Mechanisms and predictability of multiyear ecosystem variability in the North Pacific

Megumi O. Chikamoto, Axel Timmermann, Yoshimitsu Chikamoto, Hiroki Tokinaga, Naomi Harada

Research output: Contribution to journalArticlepeer-review

11 Citations (Scopus)


Aleutian Low variations provide vorticity, buoyancy, and heat-flux forcing to the North Pacific Ocean, which in turn cause changes in ocean circulation, mixed layer characteristics and sea ice coverage. In this process the white noise atmospheric characteristics are integrated dynamically and thermodynamically to generate red noise ocean spectra. Using the Community Earth System Model (version 1.0.3) we study the resulting biogeochemical and ecosystem responses in the North Pacific. We find that ocean dynamical variables have an impact on the tendencies of key nutrients and biological production, which leads to a further reddening of biogeochemical spectra resulting in potential predictability on time scales of 2-4 years. However, this low-pass filtering does not apply to all biogeochemical variables and is regionally dependent. It is shown that phytoplankton biomass in the Central North Pacific adjusts to the much shorter-term variability associated with changes in mixed layer depth, light availability, and zooplankton grazing, thus limiting the predictability of phytoplankton anomalies to about 1 year. In the eastern North Pacific the slow advection of anomalous nutrient concentrations leads to longer persistence of phytoplankton variability and increased potential predictability of up to 3 years.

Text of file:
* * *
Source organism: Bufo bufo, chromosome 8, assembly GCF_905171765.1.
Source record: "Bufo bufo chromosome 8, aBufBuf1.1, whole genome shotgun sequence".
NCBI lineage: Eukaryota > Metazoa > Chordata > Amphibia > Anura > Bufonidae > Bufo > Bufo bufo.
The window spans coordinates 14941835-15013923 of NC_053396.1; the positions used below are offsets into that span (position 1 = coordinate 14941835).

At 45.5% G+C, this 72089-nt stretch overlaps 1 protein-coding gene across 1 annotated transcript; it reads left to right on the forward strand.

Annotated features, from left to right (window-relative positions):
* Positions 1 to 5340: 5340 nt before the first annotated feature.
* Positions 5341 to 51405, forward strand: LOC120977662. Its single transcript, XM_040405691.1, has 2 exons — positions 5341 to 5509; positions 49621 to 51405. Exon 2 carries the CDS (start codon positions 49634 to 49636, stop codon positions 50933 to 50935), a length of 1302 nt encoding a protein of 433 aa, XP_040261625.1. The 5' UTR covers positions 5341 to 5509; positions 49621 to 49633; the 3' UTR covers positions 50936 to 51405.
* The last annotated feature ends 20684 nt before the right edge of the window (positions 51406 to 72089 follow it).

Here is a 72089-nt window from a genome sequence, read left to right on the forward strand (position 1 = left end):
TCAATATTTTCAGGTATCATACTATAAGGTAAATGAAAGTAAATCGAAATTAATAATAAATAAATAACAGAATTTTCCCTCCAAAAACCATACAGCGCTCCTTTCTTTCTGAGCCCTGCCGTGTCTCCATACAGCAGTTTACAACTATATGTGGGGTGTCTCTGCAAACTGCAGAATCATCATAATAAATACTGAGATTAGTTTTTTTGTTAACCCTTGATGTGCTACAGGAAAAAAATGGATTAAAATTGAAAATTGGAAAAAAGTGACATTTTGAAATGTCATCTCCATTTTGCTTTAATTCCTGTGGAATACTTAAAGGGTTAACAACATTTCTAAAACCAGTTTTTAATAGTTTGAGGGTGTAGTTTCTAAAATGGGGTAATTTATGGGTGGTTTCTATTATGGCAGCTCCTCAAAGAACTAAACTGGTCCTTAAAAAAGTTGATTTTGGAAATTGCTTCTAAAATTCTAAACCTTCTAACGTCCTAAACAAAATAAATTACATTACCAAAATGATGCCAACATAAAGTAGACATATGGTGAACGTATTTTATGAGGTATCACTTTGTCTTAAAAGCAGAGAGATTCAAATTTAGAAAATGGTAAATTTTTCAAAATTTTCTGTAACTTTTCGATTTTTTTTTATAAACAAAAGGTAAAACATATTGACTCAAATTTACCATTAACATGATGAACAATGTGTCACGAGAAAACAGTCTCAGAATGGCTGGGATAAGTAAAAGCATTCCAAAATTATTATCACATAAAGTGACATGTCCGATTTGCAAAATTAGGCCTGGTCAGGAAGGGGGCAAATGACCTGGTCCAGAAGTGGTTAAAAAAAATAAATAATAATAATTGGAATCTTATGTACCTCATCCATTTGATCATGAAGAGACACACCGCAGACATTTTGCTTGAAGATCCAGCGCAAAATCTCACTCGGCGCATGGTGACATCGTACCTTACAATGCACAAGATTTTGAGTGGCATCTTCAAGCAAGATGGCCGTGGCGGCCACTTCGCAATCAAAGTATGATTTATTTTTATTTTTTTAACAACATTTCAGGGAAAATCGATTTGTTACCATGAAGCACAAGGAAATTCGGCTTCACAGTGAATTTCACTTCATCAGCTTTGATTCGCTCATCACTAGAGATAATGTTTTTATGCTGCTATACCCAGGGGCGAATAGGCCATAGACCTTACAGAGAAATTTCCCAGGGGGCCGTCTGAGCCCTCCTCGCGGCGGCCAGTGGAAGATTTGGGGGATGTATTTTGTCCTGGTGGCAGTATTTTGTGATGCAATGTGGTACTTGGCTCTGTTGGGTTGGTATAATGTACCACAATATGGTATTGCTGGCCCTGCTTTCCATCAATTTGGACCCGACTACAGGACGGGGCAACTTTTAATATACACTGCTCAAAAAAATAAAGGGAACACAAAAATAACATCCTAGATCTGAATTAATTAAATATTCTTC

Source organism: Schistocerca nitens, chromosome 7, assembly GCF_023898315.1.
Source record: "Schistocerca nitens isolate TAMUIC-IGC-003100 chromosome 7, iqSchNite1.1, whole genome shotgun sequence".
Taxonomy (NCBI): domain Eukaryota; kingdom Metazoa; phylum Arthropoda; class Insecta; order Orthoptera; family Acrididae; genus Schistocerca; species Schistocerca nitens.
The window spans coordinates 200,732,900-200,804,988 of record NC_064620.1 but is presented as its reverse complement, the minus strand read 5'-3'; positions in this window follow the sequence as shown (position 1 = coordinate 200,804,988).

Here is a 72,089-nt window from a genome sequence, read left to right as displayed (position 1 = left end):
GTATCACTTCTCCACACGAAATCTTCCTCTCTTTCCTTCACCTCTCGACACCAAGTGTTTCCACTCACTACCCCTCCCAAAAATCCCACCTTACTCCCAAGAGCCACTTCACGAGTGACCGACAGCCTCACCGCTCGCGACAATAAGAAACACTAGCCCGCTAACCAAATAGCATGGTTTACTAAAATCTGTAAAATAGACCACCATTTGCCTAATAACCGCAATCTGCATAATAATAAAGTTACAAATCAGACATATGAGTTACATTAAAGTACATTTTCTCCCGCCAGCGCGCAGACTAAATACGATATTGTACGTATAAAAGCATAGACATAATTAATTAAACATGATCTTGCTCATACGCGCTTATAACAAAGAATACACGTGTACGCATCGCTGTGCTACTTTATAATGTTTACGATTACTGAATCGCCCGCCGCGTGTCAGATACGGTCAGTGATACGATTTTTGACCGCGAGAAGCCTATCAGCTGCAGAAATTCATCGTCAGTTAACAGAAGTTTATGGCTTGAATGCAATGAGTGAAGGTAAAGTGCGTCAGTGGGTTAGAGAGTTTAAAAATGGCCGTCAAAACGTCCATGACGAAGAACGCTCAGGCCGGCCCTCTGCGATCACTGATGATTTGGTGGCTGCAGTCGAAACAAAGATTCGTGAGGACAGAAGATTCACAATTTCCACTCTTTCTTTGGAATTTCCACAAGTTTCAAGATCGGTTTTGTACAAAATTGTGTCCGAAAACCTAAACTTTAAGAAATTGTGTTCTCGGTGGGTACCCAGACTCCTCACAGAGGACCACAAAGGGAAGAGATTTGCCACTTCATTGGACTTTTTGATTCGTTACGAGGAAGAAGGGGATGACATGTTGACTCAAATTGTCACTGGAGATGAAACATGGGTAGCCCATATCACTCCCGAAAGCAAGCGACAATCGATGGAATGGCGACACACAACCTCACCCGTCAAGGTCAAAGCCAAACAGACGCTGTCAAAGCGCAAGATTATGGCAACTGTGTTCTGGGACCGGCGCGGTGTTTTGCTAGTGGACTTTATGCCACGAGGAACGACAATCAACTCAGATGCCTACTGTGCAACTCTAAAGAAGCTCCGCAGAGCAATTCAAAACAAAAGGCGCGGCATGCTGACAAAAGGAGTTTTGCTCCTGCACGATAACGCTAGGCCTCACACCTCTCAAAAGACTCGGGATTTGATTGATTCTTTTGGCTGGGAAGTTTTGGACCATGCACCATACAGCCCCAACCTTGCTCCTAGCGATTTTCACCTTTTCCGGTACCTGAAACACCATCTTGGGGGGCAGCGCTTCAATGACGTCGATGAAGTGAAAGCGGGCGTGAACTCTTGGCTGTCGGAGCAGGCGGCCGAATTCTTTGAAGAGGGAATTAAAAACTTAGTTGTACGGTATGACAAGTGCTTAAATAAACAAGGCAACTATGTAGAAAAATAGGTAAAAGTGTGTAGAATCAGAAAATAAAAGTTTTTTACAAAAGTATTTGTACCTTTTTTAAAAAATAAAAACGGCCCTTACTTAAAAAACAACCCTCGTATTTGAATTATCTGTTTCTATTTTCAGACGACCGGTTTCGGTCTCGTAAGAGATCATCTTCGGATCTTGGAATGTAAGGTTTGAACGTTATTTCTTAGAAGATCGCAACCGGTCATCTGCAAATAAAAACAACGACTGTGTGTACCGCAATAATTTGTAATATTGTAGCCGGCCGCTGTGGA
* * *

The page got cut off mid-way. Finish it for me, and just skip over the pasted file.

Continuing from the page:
Original languageEnglish
Pages (from-to)2001-2019
Number of pages19
JournalGlobal Biogeochemical Cycles
Issue number11
Publication statusPublished - Nov 1 2015
Externally publishedYes

All Science Journal Classification (ASJC) codes

  • Global and Planetary Change
  • Environmental Chemistry
  • Environmental Science(all)
  • Atmospheric Science


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